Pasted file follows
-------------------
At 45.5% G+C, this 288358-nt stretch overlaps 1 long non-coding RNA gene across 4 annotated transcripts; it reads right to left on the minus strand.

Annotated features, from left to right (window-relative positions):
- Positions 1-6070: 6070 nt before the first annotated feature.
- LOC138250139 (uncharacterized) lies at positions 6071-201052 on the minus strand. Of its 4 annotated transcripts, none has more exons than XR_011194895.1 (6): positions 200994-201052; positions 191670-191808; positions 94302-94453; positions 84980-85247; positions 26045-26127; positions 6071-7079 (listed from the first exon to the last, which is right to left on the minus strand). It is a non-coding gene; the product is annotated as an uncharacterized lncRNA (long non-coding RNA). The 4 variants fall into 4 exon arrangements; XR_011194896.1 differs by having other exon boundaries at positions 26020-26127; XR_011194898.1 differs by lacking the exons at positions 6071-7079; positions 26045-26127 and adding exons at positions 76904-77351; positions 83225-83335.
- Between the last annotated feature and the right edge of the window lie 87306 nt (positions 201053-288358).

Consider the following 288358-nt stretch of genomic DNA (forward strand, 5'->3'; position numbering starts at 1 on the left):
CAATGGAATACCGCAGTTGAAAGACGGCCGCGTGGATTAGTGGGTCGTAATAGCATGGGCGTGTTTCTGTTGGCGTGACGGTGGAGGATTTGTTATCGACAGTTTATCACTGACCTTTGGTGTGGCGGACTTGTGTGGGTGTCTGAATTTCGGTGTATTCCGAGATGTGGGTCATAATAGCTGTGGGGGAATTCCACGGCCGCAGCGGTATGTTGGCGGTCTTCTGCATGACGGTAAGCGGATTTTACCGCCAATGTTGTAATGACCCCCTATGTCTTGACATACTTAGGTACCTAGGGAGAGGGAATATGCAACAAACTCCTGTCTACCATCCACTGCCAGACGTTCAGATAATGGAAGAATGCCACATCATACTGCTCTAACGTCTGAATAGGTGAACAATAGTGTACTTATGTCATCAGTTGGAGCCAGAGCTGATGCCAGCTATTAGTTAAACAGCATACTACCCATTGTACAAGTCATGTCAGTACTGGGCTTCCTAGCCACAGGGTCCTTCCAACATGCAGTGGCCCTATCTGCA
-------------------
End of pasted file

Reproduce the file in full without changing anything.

At 45.5% G+C, this 288358-nt stretch overlaps 1 long non-coding RNA gene across 4 annotated transcripts; it reads right to left on the minus strand.

Annotated features, from left to right (window-relative positions):
- Positions 1-6070: 6070 nt before the first annotated feature.
- LOC138250139 (uncharacterized) lies at positions 6071-201052 on the minus strand. Of its 4 annotated transcripts, none has more exons than XR_011194895.1 (6): positions 200994-201052; positions 191670-191808; positions 94302-94453; positions 84980-85247; positions 26045-26127; positions 6071-7079 (listed from the first exon to the last, which is right to left on the minus strand). It is a non-coding gene; the product is annotated as an uncharacterized lncRNA (long non-coding RNA). The 4 variants fall into 4 exon arrangements; XR_011194896.1 differs by having other exon boundaries at positions 26020-26127; XR_011194898.1 differs by lacking the exons at positions 6071-7079; positions 26045-26127 and adding exons at positions 76904-77351; positions 83225-83335.
- Between the last annotated feature and the right edge of the window lie 87306 nt (positions 201053-288358).

Consider the following 288358-nt stretch of genomic DNA (forward strand, 5'->3'; position numbering starts at 1 on the left):
CAATGGAATACCGCAGTTGAAAGACGGCCGCGTGGATTAGTGGGTCGTAATAGCATGGGCGTGTTTCTGTTGGCGTGACGGTGGAGGATTTGTTATCGACAGTTTATCACTGACCTTTGGTGTGGCGGACTTGTGTGGGTGTCTGAATTTCGGTGTATTCCGAGATGTGGGTCATAATAGCTGTGGGGGAATTCCACGGCCGCAGCGGTATGTTGGCGGTCTTCTGCATGACGGTAAGCGGATTTTACCGCCAATGTTGTAATGACCCCCTATGTCTTGACATACTTAGGTACCTAGGGAGAGGGAATATGCAACAAACTCCTGTCTACCATCCACTGCCAGACGTTCAGATAATGGAAGAATGCCACATCATACTGCTCTAACGTCTGAATAGGTGAACAATAGTGTACTTATGTCATCAGTTGGAGCCAGAGCTGATGCCAGCTATTAGTTAAACAGCATACTACCCATTGTACAAGTCATGTCAGTACTGGGCTTCCTAGCCACAGGGTCCTTCCAACATGCAGTGGCCCTATCTGCA